Get to know this Cape Cod gem, and one of the 20 Best Places to Live on the Coast 2017. Get the inside scoop on Orleans, including where to eat, drink, play, and stay. 

By Bob Curley and Tracey Minkin
April 13, 2017

With 54 miles of coastline, this charming New England town bridges the upper arm of Cape Cod to capture Atlantic Ocean wilds to the east and Cape Cod Bay serenity to the west. In the summer, Orleans hums with its own Cape Cod Baseball League team, more than a dozen art galleries and a resident live theatre, and a rich and ample variety of restaurants. Whether strolling its historic cottage-lined streets or paddling its freshwater lakes, life is active, rich, and varied in this corner of the country.

Orleans by the Numbers

Population: 5,846
Average July high: 79
Average January low: 24
Median home price: $566,000
Average commute time: 22 minutes
Number of sunny days: 201

Best Beaches and Other Attractions

Nauset Beach stretches for 10 miles along the Atlantic and is beloved for its great surf, gorgeous sunrises, strong sand for castle-building, and top bass- and bluefishing. Outer Beach, with its offroad access and camping, is a spectacular spot that locals love.

Orleans is the rough midpoint of the Cape Cod Rail Trail, a 22-mile network of biking, hiking, jogging, and skating paths built on the former right of way of the Old Colony Railroad. The trail begins in Dennis and runs east through Nickerson State Park, before turning north in Orleans and heading up the Outer Cape through the National Seashore to Wellfleet; you can also take a spur trail to the coastal town of Chatham.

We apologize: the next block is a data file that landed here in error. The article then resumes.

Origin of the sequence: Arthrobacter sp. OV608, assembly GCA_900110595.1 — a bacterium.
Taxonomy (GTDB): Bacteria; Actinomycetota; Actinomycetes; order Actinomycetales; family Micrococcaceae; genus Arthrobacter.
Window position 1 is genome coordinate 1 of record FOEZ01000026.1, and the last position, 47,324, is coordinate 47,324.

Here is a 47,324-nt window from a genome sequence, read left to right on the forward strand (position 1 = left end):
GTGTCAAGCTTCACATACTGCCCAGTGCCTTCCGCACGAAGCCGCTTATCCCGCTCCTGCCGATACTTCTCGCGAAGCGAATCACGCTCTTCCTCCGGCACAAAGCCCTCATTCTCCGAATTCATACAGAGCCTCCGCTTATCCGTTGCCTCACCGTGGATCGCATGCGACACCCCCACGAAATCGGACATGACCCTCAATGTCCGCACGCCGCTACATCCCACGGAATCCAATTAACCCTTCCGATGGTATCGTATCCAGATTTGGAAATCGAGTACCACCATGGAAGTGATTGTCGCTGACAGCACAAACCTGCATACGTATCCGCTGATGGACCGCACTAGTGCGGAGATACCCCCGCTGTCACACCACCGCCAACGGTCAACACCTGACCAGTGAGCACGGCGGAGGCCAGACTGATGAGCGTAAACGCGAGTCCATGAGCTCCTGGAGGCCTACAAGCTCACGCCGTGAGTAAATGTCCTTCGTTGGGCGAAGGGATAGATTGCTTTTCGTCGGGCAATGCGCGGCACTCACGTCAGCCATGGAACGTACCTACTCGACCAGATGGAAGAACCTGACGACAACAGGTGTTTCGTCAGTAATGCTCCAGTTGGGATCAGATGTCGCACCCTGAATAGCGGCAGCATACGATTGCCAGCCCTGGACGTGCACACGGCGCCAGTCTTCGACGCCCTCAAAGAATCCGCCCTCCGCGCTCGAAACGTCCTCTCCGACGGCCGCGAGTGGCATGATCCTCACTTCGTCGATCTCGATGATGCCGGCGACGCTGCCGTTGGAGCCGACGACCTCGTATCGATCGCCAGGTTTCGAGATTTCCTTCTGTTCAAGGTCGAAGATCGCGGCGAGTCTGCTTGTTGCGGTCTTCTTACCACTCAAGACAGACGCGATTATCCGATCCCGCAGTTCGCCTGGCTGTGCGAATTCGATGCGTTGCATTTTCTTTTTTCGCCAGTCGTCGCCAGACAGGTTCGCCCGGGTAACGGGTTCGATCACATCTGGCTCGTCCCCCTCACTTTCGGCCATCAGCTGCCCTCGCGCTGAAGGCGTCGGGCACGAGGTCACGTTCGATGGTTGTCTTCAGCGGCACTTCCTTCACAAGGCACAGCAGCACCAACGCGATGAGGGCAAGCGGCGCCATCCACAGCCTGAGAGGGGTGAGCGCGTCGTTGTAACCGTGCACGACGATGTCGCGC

Where to Eat and Drink

It’s a double-win at Nauset Farms, which sells locally roasted Beanstock Coffee as well as foodstuffs fueled by local farms. It’s also on the way to the beach: a triple win; Did you know that they revoke your Cape Cod card at the canal if you don’t go out for a lobster dinner when you visit? OK, that’s just a fish tale, but you shouldn’t leave Orleans without snapping up a tasty crustacean or two at the Lobster Claw, which has been serving seafood and waterfront drinks from its surfboat bar since 1962.

Where to Stay

Channel the Cape’s Colonial coastal past with a stay at the Nauset House Inn, a 14-room bed & breakfast within walking distance of Nauset beach. A circa 1810 farmhouse and carriage house have individually decorated guest rooms, but snag a reservation at the Outermost House if you can—it’s an adorable cabin set amid an orchid of 100-year-old apple trees.